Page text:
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Fuel scarcity bites harder

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FUELFUEL scarcity, which surfaced in Lagos some days ago, took a turn for the worse yesterday, forcing commercial vehicle operators, who got the commodity to operate, to hike their fares by almost 100 per cent in some routes.

Many people who could not afforded the increase in fares were stranded at bus stops. Some vehicles that ply Oshodi to Mile 2, increased the fare by hundred percent. The fare from Oshodi to Toyota, Five Star, and Iyana Isolo bus stops that used to be N50 was raised to N100, while Oshodi to Mile 2 was raised to N200 or more. It used to be N100.

Commenting on the ugly development, Ogar Thomas, a civil servant, said government should intervene and settle the scores between it and the marketers.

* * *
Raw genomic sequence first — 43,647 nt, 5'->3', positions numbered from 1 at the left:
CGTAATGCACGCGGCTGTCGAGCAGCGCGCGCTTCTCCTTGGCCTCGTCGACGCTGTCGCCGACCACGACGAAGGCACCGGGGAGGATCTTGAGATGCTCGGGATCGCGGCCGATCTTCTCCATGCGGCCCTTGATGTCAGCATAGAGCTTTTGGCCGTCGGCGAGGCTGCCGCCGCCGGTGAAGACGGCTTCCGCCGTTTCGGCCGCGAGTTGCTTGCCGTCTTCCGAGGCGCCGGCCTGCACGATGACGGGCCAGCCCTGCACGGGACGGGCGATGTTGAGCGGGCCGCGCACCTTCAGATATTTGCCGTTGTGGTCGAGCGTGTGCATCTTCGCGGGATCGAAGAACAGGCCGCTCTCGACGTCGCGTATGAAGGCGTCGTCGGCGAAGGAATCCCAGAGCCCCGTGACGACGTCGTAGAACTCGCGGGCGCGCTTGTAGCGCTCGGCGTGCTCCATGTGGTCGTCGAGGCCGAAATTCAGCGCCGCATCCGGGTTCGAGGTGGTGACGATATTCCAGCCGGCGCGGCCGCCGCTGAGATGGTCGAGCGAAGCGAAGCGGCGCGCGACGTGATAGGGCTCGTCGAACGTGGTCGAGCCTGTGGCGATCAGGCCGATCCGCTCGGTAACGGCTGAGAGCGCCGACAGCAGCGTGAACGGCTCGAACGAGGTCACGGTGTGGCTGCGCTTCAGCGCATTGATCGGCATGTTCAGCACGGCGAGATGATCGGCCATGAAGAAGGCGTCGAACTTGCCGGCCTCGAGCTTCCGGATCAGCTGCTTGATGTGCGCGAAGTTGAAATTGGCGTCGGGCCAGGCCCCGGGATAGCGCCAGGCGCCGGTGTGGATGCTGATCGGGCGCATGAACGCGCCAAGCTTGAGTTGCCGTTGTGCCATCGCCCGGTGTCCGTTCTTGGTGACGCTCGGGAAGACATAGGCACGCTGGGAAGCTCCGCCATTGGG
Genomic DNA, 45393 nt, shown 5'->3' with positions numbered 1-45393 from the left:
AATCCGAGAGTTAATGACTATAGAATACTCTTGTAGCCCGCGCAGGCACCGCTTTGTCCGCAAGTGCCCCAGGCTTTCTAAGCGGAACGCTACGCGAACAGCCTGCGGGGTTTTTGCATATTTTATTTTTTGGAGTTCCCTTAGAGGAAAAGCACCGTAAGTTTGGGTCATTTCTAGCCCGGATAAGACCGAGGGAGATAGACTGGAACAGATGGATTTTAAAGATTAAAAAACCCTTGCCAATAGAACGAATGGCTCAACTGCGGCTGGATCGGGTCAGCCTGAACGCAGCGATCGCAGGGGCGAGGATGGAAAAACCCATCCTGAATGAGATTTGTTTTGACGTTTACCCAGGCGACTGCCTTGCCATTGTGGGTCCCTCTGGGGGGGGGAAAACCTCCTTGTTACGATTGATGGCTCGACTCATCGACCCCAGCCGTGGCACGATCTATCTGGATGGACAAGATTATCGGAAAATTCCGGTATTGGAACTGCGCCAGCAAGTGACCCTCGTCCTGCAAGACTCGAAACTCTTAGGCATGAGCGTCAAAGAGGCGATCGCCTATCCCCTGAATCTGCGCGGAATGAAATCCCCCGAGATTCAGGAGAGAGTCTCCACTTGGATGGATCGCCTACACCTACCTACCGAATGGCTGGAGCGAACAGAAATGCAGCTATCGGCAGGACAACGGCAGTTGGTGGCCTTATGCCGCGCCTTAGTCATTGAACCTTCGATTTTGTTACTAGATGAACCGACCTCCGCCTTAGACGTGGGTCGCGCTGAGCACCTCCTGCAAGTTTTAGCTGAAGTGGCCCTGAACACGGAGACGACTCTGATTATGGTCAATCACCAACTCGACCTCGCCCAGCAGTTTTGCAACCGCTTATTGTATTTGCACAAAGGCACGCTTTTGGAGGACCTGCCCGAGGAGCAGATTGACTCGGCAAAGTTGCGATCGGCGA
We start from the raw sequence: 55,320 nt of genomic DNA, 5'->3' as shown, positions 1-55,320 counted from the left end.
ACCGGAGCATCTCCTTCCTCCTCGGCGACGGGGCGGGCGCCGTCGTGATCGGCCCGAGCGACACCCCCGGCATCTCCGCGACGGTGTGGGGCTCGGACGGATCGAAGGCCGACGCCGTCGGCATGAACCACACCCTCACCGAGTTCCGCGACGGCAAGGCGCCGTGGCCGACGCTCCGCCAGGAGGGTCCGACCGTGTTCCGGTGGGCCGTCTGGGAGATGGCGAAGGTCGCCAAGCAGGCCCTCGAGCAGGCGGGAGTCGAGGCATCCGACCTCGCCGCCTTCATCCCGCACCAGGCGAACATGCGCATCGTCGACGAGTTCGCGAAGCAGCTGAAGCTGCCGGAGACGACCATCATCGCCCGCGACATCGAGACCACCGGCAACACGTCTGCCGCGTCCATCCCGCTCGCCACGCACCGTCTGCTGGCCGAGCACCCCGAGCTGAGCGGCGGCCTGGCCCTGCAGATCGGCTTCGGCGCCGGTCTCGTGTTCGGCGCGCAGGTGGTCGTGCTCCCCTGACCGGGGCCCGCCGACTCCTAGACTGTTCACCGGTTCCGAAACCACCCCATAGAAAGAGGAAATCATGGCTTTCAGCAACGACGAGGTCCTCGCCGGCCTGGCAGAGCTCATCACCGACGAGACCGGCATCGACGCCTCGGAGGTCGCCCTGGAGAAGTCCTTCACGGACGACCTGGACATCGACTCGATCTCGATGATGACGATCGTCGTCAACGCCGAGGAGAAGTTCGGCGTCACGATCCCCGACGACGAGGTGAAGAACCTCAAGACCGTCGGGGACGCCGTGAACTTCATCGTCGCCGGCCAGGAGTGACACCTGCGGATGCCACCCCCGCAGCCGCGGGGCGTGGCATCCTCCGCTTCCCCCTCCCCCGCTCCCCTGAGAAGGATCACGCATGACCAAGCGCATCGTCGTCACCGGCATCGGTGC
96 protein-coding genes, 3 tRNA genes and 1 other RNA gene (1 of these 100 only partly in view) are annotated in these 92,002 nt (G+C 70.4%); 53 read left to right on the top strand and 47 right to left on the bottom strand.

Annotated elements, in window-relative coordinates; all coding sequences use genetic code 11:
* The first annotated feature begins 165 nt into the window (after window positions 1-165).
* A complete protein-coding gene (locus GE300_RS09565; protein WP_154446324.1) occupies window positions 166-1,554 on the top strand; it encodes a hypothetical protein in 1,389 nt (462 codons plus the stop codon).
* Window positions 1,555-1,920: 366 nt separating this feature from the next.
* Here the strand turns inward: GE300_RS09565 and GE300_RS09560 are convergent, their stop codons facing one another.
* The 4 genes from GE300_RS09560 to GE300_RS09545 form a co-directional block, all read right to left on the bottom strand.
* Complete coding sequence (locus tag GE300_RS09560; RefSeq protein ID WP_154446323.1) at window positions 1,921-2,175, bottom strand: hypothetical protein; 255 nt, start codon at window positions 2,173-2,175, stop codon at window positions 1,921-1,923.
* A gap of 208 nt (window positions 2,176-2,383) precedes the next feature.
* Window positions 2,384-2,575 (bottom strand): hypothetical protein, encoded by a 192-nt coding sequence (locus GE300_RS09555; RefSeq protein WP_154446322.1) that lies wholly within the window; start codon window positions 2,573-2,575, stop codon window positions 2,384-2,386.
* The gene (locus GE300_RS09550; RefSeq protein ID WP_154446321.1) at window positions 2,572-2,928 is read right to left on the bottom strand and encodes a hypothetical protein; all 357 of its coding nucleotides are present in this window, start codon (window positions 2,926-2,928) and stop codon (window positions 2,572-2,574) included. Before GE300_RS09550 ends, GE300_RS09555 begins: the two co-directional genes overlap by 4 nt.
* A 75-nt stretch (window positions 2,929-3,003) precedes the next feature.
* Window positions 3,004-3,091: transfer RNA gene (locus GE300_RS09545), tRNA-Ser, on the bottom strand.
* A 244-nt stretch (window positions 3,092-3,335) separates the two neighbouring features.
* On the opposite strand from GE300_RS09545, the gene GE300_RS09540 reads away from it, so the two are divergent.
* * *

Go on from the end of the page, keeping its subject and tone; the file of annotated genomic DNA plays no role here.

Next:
“It is the commuters that are facing the problem. At the black market, a 10-litre fuel was sold for N2,500 instead of N870. Whatever is the problem, government should please help to resolve it now,” he pleaded.

A commuter, Soje Tosho, from Mowe, along Lagos-Ibadan Expressway, in Ogun State, said there were long queues of vehicles at some of the filling stations along the expressway. The queues, he said, caused traffic hold-up on the highway.

According to him, emergency sellers of fuel dotted the expressway, selling the product in jerry cans.

“When the driver of the commercial bus I was traveling in, asked one of the sellers the price of a 10-litre jerry can, the young said it was N2,500. That translates to N250 per litre,” he said.

The Guardian’s attempt to speak to some oil marketers could not yield result, as none of them was willing to talk.


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